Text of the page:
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Wedding Woes

Time to run away from these friends.

Dear Prudence,

In the past year I have gotten into distance running, and it has turned my life around. I’m a happier person and am no longer plagued by anxiety attacks. I’ve also gotten a lot leaner. At first it was fun when people would ask if I’d lost weight, but I’ve had something happen over and over that I don’t know how to respond to: A friend will say loudly in front of other people that I look anorexic, or ask if I’m addicted to drugs. It’s usually framed like a joke, but often I can tell the friend is genuinely worried. While I appreciate the concern, I can only imagine that if someone was anorexic or struggling with drug addiction, blurting it out at the dinner table would not be the right way to talk to them about it. Furthermore, I don’t have an eating disorder and I’m not addicted to drugs—but when I say that, people say “Hmm” and nod as though they don’t believe me. It makes me feel embarrassed and self-conscious about my body. There are a couple of people I see regularly who use these lines as their opener every time we have a conversation. Because these disorders are associated with being thin, they think they are paying me a compliment in a twisted sort of way, but I wonder how I can politely let them know that I would rather we don’t talk about what I look like at all.

—Running Out of Patience

Re: Time to run away from these friends.

  • kvrunskvruns member
    2500 Comments 500 Love Its Fourth Anniversary First Answer
    These definitely aren't your friends. And I'm curious what LW does/says when they say it since it sounds like wasn't a one time thing. 

    I'm guessing friends are a bit jealous of her weight loss or new running addiction and being jerks about it. 
  • I mean, sometimes it's worth re-training people. If they're good friends otherwise, and LW thinks this is just societal expectations being barfed back up at the bar, it might be worth it to simply say, "Hey, I know you think it's funny or complimentary, but honestly, commenting on bodies is just not something I think anyone should do. Please don't comment on my body again." They could back that up by not talking about bodies themselves, and gently redirecting when the friends start ANY sort of body talk. 

    But most people don't have the energy for that. (It's so exhausting, sometimes, and you get labeled a killjoy a lot.) So, yeah, in that case, find some new friends and distance yourself from these ones.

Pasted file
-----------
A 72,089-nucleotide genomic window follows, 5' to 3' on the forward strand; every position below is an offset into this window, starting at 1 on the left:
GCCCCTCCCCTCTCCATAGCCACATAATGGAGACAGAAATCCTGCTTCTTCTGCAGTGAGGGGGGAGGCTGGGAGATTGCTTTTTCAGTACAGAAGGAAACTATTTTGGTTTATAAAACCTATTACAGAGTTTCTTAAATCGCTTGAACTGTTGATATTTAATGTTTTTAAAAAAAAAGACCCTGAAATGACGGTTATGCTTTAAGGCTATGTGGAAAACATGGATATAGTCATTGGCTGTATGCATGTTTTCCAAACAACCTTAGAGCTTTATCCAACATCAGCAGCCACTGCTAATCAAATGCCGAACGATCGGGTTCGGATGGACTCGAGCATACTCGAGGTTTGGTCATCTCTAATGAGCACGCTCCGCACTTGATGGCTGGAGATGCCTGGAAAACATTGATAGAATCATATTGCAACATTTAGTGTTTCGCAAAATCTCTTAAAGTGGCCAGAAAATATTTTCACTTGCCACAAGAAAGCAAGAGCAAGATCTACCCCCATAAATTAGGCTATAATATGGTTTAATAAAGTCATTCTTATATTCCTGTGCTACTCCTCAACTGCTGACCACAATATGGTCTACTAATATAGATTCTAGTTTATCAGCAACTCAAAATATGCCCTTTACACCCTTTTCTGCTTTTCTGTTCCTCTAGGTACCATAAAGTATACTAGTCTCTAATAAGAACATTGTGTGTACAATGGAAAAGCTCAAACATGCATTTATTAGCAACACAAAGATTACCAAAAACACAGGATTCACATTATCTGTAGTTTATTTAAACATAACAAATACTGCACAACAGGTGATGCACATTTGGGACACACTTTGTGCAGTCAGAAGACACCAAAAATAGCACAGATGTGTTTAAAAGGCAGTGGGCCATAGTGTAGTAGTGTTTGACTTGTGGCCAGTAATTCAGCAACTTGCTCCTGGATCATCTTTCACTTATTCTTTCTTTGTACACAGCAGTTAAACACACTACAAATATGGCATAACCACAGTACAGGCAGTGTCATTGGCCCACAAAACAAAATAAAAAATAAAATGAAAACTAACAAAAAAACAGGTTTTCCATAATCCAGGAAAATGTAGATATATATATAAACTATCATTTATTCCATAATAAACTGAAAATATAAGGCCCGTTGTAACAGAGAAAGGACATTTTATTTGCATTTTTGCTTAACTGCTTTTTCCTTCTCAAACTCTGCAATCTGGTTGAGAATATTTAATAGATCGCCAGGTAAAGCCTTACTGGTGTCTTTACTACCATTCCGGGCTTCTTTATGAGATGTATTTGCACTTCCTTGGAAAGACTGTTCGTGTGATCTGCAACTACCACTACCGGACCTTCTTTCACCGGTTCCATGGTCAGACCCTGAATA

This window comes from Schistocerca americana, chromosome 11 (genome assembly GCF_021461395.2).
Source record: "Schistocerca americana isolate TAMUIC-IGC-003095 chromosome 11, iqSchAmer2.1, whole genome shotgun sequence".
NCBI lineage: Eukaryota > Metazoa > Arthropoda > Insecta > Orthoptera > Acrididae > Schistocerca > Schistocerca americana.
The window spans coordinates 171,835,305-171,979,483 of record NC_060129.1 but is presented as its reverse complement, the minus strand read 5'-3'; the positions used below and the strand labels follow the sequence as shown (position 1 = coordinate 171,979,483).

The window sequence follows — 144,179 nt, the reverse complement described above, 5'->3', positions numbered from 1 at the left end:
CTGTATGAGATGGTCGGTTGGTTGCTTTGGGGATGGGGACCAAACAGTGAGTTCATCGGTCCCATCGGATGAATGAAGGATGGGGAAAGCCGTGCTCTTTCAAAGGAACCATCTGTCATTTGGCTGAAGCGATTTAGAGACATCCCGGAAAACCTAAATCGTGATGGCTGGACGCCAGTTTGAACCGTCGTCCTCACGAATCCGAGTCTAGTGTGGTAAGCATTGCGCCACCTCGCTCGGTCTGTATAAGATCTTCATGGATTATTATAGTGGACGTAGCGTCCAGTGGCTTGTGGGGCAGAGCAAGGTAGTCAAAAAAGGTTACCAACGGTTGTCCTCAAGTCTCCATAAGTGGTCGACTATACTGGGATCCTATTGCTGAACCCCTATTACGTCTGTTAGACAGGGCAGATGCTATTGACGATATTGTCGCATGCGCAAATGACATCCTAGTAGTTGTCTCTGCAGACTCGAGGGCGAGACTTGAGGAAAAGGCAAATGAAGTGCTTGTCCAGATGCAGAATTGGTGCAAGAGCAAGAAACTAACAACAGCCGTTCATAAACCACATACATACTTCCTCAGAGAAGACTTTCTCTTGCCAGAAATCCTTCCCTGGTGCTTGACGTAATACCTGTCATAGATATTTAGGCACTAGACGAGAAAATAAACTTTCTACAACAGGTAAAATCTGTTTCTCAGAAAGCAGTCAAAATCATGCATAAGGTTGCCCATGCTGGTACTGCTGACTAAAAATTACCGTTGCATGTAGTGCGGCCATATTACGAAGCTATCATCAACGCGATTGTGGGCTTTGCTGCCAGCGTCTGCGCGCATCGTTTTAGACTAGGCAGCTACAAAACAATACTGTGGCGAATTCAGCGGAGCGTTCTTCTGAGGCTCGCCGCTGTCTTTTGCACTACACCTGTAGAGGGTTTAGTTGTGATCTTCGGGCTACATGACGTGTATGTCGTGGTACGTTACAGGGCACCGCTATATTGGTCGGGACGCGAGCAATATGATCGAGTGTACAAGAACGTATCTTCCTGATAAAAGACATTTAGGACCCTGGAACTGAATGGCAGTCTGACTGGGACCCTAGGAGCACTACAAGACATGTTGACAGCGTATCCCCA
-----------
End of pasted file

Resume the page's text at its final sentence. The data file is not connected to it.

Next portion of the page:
Or, could turn out that LW is a jerk, and only wants them to stop commenting on THEIR body, in which case, die in a fire, LW! ;) 

  • Ro041Ro041 member
    Sixth Anniversary 1000 Comments 500 Love Its First Answer
    "Those kind of jokes make me uncomfortable.  Please don't make them anymore."  If they keep making the jokes, find new friends.

  • What is wrong with people?!?  Ugh.  It almost feels like some sick, subconscious "excuse" a person is making for themselves that THEY aren't the ones making such a concerted effort to be healthier.  Because only people with eating disorders or a drug habit are thin, smh.

    And she makes a good point.  If I was legit worried that a friend was anorexic or had a drug problem, that would be a serious question asked in a private conversation, in a quiet place. 

    The first time a person asked me that, I would give them a scowly mad face and respond, "Of course not!  Why would you even ASK that?"

    The second time the same person asked that, I'd pull them aside and explain how upsetting I find their comments.

    Wedding Countdown Ticker
  • “Yes”. Then stare at them. 

    Would be one way to end the comments. 
  • Jen4948Jen4948 Houston member
    10000 Comments Sixth Anniversary 500 Love Its 25 Answers
    "I'm sure you're trying to make a joke with these anorexia/drug addiction comments about my weight, but those are very serious problems and there's nothing even slightly cute or funny about these comments. Please stop making them because they are impairing our friendship."
  • Have your friends never seen pictures of the winners of the Boston marathon? Runners get skinny. It's one of the most efficient ways to burn calories. Can you just say, "You know I'm a distance runner, right?"

    Commenting on someone's skinniness is as rude as saying, "You must be addicted to ice cream" to a fat person. 
  • 6fsn6fsn member
    Knottie Warrior 10000 Comments 500 Love Its Name Dropper
    My smil asked if I was anorexic and it shocked me so much I couldn’t think of a response.  My mil keeps commenting too and it’s annoying. 
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